The most immediate action item that could have come from Connecting Currents is the disuse of plastic coffee stirrers, prompted by Matt Rutherford’s talk about garbage in the ocean. I can’t speak for the other 300ish attendees, but I know I have not touched one of those one-time use swizzle sticks since that day. Although every talk's prompt may not always be as immediately identifiable, our team works hard to make sure the Talks we’re putting on stage are relevant and meaningful. Curating the right presenters for the conference begins with drafting a well formulated speaker application. Once applications are in, we review and select speakers thoughtfully and scrupulously.
The speaker selection process and audience curation process are the two most major milestones that our organization works through in preparation for our annual conference. If the Talks aren’t relevant and the people hearing them don’t care, what good have we done?
TEDxJacksonville Energy Reserves
With all of this in mind, on a whiteboard one day in early 2014, fueled by cupcakes and coffee, the TEDxJacksonville team crafted our mission. We found it to be our goal, “To open minds with inspiring ideas.” Its simple, but after much contemplation, we truly feel that our task at hand is to give people something worth thinking about. It is our role to plant a seed, but up to the audience to nurture its growth. There are so many influential organizations in this city taking the charge at change and we want to put our weight behind them where we can, rather than splintering momentum. We want to give the stage to ideas worth sharing, and let our audience make what they want out of them and act on them as they wish.
But we haven’t lost the fact that engaging in an idea is what many of our attendees want to get out of our experiences. This is why we’ve revised the format of our Salons so that attendees can participate in active discussion groups with local leaders in the field of topic. This year we’re planning several action-oriented explorations or adventures around our annual conference so that attendees can connect on a higher level and participate in a topic that’s being presented.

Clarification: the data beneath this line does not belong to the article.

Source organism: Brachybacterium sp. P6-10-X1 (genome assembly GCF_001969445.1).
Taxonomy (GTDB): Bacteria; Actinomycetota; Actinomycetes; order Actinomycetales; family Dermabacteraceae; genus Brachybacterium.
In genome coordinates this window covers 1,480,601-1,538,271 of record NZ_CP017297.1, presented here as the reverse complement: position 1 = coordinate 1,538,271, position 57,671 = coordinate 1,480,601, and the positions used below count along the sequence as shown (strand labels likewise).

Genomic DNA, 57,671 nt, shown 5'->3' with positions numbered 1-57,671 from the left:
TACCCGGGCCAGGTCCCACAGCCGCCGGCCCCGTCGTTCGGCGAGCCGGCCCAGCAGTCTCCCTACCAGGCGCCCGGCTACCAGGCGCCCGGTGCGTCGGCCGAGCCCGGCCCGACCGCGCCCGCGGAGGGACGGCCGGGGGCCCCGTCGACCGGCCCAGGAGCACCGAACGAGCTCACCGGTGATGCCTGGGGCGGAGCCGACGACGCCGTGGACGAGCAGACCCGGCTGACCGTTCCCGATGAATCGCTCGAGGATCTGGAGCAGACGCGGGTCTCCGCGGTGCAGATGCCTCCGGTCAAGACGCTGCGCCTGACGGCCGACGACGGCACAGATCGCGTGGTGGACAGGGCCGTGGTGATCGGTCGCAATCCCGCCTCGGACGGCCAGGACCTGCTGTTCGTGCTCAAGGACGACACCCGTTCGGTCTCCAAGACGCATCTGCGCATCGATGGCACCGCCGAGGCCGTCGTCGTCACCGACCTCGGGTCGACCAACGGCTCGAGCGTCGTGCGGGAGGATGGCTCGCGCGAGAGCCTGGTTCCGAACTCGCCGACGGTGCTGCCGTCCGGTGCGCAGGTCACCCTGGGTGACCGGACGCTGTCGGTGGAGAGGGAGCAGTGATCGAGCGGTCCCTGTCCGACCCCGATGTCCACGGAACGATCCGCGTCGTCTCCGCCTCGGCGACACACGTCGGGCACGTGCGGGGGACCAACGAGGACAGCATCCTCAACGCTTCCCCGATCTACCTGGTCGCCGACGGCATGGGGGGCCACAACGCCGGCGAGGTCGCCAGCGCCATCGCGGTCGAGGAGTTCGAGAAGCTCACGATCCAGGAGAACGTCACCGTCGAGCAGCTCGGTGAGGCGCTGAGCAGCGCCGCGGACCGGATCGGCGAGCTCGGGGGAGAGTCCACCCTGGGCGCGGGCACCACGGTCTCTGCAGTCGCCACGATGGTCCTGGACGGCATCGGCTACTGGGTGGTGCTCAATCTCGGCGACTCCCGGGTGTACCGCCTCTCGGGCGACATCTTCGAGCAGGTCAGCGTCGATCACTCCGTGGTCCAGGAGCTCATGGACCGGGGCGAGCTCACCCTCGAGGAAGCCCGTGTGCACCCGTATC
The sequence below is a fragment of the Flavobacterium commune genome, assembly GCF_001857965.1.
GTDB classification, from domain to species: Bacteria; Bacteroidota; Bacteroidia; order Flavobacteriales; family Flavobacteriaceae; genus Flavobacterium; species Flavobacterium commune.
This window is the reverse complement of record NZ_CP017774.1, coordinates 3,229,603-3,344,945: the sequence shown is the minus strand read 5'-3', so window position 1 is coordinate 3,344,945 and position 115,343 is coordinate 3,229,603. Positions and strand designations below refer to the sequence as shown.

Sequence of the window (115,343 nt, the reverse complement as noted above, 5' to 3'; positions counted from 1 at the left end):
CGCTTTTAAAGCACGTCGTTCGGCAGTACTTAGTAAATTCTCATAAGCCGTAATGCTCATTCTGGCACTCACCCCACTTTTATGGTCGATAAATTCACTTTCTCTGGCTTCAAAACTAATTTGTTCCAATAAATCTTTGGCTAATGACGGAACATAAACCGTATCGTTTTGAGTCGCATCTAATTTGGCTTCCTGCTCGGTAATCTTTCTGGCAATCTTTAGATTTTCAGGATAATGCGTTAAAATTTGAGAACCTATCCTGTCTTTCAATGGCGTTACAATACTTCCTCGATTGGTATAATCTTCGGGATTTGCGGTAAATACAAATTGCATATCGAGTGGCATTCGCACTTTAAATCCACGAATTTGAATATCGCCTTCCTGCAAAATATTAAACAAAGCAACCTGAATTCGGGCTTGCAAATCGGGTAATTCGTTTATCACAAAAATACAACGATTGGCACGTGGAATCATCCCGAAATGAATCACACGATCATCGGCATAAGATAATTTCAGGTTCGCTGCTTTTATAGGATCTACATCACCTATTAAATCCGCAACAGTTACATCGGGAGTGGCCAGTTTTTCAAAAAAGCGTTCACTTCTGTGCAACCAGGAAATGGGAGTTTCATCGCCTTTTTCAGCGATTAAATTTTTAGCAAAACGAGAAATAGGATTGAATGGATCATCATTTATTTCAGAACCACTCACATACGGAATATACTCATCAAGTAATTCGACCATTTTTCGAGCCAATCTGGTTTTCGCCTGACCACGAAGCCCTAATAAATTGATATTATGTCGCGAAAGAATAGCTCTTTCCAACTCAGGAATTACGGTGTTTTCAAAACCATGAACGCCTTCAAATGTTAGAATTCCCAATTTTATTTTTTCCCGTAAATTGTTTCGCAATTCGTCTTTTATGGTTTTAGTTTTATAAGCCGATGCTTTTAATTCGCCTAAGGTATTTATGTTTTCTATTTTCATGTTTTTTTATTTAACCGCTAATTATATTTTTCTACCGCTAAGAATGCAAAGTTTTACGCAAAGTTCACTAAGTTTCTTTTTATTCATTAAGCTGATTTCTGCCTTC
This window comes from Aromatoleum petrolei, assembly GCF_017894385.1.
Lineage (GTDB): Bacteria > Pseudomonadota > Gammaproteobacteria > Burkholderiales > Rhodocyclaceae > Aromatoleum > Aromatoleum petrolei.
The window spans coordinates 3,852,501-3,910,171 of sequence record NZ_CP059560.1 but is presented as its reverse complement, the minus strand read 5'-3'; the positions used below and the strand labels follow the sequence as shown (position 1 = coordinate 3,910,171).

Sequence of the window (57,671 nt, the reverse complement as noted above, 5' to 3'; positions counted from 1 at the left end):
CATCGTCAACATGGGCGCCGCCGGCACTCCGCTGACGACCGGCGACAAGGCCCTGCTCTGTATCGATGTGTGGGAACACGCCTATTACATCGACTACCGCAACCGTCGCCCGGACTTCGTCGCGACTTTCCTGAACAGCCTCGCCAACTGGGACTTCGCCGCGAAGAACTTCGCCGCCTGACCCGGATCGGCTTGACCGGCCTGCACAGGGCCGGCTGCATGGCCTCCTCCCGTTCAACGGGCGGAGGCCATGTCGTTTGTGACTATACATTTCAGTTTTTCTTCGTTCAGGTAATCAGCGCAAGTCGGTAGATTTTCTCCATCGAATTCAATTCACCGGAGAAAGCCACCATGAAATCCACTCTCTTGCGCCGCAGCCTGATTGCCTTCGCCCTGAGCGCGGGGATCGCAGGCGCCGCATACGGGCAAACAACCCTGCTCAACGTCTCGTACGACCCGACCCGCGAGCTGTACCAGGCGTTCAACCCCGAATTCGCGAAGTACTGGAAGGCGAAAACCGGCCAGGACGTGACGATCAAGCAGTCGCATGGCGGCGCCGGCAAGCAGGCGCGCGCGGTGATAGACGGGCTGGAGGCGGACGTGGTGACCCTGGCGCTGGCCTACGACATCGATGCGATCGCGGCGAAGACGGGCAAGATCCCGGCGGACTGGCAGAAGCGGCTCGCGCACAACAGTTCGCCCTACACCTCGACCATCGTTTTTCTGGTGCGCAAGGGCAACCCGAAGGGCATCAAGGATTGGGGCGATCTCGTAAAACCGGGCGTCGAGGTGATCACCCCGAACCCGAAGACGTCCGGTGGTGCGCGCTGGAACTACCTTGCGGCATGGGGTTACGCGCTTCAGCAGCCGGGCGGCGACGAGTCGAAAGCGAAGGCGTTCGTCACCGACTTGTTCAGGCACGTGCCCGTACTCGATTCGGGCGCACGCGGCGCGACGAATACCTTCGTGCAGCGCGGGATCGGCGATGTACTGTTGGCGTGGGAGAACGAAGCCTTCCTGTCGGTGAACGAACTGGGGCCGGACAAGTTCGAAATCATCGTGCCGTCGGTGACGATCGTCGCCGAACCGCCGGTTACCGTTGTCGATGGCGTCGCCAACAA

We’re taking the action page of our site a step further and making sure that this type of information is readily available to conference attendees on the day of. We’re asking that our speakers share with us their suggested connections for attendees looking to dive a bit deeper and we’re working with Chamblin’s Uptown to curate a suggested reading list for this year’s conference. And more, we would welcome any suggestion with other ways to serve our mission and add value to this city we love so much.
TEDxJacksonville exists to open minds with inspired ideas. Learn more about TEDxJacksonville at www.TEDxJacksonville.com, on Twitter www.twitter.com/TEDxJax and on Facebook at www.Facebook.com/TEDxJacksonville.
Cari Holland has lived on the First Coast for more than 20 years. She bears witness to and enjoys participating in the extraordinary efforts that continuously polish the jewel that is Jacksonville. Cari is an Account Executive at Dalton Agency downtown and a cum laude graduate of Flagler College in St. Augustine. She is active with One Spark, is a member of Hands On Jacksonville’s 2012 Blueprint for Leadership cohort and has served as an Intern on the Board of Directors at Daniel Kids. She has walked on hot coals, loves visiting new places, watches TED talks while she cooks and stops to smell the roses.